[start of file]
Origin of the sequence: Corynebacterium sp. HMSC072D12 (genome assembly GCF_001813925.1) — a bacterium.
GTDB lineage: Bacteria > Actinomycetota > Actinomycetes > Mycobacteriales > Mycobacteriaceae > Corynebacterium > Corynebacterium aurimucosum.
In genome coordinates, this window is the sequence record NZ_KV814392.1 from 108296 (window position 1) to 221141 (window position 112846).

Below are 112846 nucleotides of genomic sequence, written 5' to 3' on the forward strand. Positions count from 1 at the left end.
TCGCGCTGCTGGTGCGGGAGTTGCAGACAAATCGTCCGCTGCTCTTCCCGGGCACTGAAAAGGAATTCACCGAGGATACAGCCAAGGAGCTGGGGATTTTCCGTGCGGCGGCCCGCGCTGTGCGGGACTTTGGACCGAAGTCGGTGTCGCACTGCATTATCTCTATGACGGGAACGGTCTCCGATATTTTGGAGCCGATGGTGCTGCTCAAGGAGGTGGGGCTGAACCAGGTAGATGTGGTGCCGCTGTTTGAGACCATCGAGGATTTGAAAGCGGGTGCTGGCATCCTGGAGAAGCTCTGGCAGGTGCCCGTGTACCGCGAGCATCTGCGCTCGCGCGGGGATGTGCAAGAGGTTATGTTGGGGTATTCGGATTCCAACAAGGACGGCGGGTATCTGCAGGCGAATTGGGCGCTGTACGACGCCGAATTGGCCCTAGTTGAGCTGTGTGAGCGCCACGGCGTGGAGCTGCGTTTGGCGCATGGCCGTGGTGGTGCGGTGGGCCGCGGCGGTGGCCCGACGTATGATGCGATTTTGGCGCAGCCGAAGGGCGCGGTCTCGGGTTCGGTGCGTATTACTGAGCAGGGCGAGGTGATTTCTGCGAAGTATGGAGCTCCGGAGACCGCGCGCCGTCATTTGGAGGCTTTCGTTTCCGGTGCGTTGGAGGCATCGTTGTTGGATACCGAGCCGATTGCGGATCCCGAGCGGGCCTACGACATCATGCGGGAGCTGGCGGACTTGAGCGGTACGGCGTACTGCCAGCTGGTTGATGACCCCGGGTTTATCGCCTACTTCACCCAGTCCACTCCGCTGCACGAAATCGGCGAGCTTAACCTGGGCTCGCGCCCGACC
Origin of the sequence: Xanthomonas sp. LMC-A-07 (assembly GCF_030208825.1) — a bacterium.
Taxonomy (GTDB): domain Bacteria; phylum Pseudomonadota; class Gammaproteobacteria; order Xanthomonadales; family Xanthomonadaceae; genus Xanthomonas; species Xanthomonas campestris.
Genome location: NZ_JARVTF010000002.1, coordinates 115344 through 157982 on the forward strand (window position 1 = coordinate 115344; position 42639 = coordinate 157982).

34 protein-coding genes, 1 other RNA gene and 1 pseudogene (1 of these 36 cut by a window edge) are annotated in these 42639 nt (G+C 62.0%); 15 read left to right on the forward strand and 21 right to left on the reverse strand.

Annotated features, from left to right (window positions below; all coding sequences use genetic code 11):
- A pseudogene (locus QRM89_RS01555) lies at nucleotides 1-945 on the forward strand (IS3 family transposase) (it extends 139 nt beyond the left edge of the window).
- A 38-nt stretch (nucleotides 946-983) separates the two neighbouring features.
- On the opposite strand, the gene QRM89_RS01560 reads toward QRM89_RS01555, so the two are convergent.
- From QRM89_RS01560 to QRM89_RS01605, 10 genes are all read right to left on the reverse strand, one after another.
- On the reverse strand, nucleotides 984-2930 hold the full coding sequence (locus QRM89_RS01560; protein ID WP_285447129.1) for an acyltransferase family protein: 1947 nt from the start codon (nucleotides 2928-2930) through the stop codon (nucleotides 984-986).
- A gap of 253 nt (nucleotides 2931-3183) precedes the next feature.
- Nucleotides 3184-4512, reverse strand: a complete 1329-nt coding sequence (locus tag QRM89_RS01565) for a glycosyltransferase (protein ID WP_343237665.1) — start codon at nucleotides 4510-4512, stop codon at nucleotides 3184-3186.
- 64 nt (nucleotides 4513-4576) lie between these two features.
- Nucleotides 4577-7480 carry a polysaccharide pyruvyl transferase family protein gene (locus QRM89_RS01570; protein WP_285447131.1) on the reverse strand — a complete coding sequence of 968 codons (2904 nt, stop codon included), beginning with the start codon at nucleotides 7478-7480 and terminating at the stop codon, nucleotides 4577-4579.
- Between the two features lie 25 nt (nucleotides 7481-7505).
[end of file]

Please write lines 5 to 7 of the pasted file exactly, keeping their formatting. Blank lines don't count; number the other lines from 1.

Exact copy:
TCGCGCTGCTGGTGCGGGAGTTGCAGACAAATCGTCCGCTGCTCTTCCCGGGCACTGAAAAGGAATTCACCGAGGATACAGCCAAGGAGCTGGGGATTTTCCGTGCGGCGGCCCGCGCTGTGCGGGACTTTGGACCGAAGTCGGTGTCGCACTGCATTATCTCTATGACGGGAACGGTCTCCGATATTTTGGAGCCGATGGTGCTGCTCAAGGAGGTGGGGCTGAACCAGGTAGATGTGGTGCCGCTGTTTGAGACCATCGAGGATTTGAAAGCGGGTGCTGGCATCCTGGAGAAGCTCTGGCAGGTGCCCGTGTACCGCGAGCATCTGCGCTCGCGCGGGGATGTGCAAGAGGTTATGTTGGGGTATTCGGATTCCAACAAGGACGGCGGGTATCTGCAGGCGAATTGGGCGCTGTACGACGCCGAATTGGCCCTAGTTGAGCTGTGTGAGCGCCACGGCGTGGAGCTGCGTTTGGCGCATGGCCGTGGTGGTGCGGTGGGCCGCGGCGGTGGCCCGACGTATGATGCGATTTTGGCGCAGCCGAAGGGCGCGGTCTCGGGTTCGGTGCGTATTACTGAGCAGGGCGAGGTGATTTCTGCGAAGTATGGAGCTCCGGAGACCGCGCGCCGTCATTTGGAGGCTTTCGTTTCCGGTGCGTTGGAGGCATCGTTGTTGGATACCGAGCCGATTGCGGATCCCGAGCGGGCCTACGACATCATGCGGGAGCTGGCGGACTTGAGCGGTACGGCGTACTGCCAGCTGGTTGATGACCCCGGGTTTATCGCCTACTTCACCCAGTCCACTCCGCTGCACGAAATCGGCGAGCTTAACCTGGGCTCGCGCCCGACC
Origin of the sequence: Xanthomonas sp. LMC-A-07 (assembly GCF_030208825.1) — a bacterium.
Taxonomy (GTDB): domain Bacteria; phylum Pseudomonadota; class Gammaproteobacteria; order Xanthomonadales; family Xanthomonadaceae; genus Xanthomonas; species Xanthomonas campestris.